Of course, when we think about that the game has changed… it's a lot faster, it's become really a game of minutes and seconds and inches and so when we think about that we come up with what is it that the latest pro player needs and from there we went on to really focus more than anything on the striking pro-players – the ones that are goal scoring. That was where the Predator Accuracy was born, of the needs and wants of the best in the game as far as goal scoring is concerned. So why accuracy? It’s because we wanted to create a boot that is about precision, but consistency with that precision, and therefore accuracy.

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That was where the Predator Accuracy was born, of the needs and wants of the best in the game as far as goal scoring is concerned."

From a visual perspective, the Predator Accuracy appears to have veered back towards the Mutator and Freak looks, specifically in the execution of the rubber elements. Was that a conscious choice?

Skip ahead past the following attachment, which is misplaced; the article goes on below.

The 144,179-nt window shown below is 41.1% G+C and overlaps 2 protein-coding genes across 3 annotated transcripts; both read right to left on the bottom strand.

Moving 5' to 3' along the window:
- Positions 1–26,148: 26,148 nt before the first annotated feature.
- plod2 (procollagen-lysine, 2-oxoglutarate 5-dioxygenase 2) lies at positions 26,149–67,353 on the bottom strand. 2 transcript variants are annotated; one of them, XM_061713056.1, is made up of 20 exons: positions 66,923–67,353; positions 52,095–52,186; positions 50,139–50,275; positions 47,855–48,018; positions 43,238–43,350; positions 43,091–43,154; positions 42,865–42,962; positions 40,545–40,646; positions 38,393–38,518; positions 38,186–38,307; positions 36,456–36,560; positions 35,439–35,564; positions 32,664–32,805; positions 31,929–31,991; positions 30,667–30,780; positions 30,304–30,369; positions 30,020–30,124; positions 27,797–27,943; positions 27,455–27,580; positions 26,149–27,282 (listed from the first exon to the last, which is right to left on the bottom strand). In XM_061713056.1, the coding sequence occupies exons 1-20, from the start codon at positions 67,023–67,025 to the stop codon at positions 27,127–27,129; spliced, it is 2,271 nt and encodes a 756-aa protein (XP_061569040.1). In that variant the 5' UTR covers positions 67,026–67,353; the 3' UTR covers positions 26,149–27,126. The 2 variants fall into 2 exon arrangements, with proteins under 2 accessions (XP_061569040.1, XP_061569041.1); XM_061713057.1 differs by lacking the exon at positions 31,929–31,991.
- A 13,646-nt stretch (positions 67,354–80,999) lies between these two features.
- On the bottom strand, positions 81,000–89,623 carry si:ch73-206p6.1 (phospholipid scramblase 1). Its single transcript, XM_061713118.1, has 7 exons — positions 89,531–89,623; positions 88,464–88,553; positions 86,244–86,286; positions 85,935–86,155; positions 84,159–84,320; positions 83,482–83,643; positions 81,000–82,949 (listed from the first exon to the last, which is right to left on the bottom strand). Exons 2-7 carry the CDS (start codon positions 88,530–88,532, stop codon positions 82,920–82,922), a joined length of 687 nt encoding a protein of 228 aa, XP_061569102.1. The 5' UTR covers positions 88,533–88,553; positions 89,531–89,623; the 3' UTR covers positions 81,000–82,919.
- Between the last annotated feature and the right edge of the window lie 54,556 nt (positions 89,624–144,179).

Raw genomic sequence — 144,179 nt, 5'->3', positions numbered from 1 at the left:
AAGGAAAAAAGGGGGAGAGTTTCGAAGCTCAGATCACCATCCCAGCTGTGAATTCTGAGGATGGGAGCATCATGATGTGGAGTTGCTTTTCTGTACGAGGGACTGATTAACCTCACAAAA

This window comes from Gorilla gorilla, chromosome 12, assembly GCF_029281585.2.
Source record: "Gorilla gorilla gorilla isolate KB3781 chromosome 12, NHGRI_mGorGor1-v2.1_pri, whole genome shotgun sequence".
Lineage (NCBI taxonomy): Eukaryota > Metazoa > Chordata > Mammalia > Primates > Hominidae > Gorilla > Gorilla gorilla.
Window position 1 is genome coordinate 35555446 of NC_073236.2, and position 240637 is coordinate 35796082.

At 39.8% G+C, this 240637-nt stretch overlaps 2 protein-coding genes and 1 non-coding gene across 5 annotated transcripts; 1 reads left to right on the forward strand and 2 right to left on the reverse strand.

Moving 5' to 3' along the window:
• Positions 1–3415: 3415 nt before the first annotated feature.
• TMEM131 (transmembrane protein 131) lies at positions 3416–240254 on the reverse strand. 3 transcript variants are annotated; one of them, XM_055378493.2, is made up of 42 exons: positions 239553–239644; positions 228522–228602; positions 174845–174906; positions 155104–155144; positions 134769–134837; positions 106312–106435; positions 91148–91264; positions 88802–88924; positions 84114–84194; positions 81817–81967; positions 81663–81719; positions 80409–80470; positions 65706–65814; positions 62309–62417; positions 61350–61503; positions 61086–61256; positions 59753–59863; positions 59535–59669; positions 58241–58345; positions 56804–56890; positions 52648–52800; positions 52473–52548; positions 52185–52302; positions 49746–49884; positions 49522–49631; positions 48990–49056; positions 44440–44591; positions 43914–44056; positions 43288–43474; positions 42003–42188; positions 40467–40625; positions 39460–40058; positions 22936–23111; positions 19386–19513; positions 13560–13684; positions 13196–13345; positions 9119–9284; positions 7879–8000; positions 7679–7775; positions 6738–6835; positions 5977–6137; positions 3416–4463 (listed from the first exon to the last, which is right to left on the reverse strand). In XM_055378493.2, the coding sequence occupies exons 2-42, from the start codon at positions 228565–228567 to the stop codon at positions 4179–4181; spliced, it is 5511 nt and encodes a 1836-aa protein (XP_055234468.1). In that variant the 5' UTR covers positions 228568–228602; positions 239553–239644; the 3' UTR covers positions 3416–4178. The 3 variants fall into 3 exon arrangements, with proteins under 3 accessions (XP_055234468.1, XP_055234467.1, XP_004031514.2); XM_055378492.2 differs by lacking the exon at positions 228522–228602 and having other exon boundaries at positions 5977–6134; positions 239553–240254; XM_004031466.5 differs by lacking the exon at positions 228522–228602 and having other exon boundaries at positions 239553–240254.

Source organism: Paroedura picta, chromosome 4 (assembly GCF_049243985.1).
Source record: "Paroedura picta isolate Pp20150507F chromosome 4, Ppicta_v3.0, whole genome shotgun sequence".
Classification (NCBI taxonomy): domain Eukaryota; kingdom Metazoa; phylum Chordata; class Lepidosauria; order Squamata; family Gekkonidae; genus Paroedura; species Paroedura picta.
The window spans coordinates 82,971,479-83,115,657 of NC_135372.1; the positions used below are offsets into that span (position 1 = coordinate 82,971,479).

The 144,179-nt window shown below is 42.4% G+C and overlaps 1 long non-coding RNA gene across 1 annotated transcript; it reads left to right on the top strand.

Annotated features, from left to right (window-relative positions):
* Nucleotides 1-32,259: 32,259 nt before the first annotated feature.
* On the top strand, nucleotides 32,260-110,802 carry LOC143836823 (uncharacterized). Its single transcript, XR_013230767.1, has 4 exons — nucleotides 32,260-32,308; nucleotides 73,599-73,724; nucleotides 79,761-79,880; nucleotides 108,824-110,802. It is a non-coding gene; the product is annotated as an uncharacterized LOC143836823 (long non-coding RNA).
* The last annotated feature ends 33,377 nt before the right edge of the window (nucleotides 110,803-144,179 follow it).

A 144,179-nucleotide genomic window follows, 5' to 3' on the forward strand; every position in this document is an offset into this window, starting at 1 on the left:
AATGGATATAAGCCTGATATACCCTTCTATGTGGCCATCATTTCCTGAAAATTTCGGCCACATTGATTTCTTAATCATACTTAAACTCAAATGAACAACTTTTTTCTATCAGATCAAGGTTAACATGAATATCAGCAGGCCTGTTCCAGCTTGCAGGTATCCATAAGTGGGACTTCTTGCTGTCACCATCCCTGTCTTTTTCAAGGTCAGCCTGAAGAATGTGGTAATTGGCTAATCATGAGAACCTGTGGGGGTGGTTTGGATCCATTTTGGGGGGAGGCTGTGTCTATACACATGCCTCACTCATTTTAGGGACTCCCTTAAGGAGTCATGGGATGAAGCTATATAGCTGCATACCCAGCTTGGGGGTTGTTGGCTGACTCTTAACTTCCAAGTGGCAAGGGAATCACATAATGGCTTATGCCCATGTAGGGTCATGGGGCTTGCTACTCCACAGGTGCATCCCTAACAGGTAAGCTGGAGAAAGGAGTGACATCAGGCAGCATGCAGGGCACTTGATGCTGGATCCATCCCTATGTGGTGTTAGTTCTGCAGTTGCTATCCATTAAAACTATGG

Jose Munoz: Yeah definitely we also like to keep some sort of consistency within our designs. I think that’s the only way the Predator is known as a Predator and has such a fantastic heritage. For that we need to create a consistency throughout the different seasons in order to keep that Predator DNA. and now we obviously tried to take some of the good things that we've been implementing trying to elevate them and trying to refine those elements according to the new needs of the Predator Accuracy.

What are the main tech changes of note from previous versions of the Predator?

JM: There are some significant changes based on some feedback. Before the project we always sit down with our athletes but also consumers and we try to see what really worked from the previous generations. As a result of this we wanted to become lighter, and we were focusing on that kind of striking elements and on the top scoring kind of player so we really wanted to highlight that striking area. For that we have the new High Definition Grip, which features a much more simplified pattern, created from looking at scans of striking placements and then based on that we kind of define all those little elements in terms of heights, densities and sizing. You can see that they fade out towards the edges as we need less abrasion,  less grip.